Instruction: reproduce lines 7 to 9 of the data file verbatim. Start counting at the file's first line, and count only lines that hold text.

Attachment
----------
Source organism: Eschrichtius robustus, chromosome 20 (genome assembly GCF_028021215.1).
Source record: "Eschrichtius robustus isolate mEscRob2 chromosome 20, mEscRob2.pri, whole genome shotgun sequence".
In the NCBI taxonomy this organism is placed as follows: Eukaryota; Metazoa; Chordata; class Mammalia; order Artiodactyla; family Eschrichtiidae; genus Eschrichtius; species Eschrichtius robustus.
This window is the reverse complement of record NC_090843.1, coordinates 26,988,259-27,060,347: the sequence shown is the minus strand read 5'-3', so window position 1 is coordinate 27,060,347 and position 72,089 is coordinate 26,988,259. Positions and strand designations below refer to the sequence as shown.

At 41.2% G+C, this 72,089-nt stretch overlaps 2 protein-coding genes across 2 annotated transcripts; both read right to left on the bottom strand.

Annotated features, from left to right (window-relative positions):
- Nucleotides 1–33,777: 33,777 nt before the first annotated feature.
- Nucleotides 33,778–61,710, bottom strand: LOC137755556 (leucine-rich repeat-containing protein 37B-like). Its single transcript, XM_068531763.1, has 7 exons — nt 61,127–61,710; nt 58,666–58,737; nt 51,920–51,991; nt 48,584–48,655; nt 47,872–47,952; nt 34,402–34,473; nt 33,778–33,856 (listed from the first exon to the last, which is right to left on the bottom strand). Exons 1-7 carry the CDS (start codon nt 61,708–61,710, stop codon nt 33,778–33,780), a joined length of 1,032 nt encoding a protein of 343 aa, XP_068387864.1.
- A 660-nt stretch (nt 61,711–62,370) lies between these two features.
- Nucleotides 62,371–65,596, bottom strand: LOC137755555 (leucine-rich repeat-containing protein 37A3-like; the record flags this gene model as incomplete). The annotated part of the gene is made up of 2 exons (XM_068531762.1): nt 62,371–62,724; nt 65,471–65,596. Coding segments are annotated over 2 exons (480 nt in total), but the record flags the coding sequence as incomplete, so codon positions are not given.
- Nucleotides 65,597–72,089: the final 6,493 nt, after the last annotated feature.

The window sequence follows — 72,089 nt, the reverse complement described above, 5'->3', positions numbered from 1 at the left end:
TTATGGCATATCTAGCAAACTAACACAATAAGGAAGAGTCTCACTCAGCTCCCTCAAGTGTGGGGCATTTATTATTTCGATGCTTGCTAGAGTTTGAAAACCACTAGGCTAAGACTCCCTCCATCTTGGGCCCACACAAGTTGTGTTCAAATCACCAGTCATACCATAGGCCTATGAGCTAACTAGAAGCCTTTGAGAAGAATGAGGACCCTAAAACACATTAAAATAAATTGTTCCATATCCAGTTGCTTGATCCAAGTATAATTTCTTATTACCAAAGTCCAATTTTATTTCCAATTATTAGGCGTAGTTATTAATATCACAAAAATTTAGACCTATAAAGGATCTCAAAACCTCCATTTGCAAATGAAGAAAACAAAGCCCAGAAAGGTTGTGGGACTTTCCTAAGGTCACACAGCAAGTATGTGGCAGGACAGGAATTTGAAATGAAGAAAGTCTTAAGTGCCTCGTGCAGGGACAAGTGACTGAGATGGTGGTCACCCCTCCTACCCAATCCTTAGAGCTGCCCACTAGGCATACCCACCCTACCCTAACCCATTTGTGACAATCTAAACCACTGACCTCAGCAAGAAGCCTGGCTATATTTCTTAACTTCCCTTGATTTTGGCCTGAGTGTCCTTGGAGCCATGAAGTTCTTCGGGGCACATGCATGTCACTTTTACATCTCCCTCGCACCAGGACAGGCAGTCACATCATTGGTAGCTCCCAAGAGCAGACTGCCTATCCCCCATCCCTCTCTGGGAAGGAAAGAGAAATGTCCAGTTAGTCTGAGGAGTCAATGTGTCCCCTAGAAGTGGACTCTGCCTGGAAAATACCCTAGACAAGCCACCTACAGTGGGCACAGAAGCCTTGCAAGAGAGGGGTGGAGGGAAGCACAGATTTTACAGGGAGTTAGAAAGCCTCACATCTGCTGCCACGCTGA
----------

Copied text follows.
- Nucleotides 1–33,777: 33,777 nt before the first annotated feature.
- Nucleotides 33,778–61,710, bottom strand: LOC137755556 (leucine-rich repeat-containing protein 37B-like). Its single transcript, XM_068531763.1, has 7 exons — nt 61,127–61,710; nt 58,666–58,737; nt 51,920–51,991; nt 48,584–48,655; nt 47,872–47,952; nt 34,402–34,473; nt 33,778–33,856 (listed from the first exon to the last, which is right to left on the bottom strand). Exons 1-7 carry the CDS (start codon nt 61,708–61,710, stop codon nt 33,778–33,780), a joined length of 1,032 nt encoding a protein of 343 aa, XP_068387864.1.
- A 660-nt stretch (nt 61,711–62,370) lies between these two features.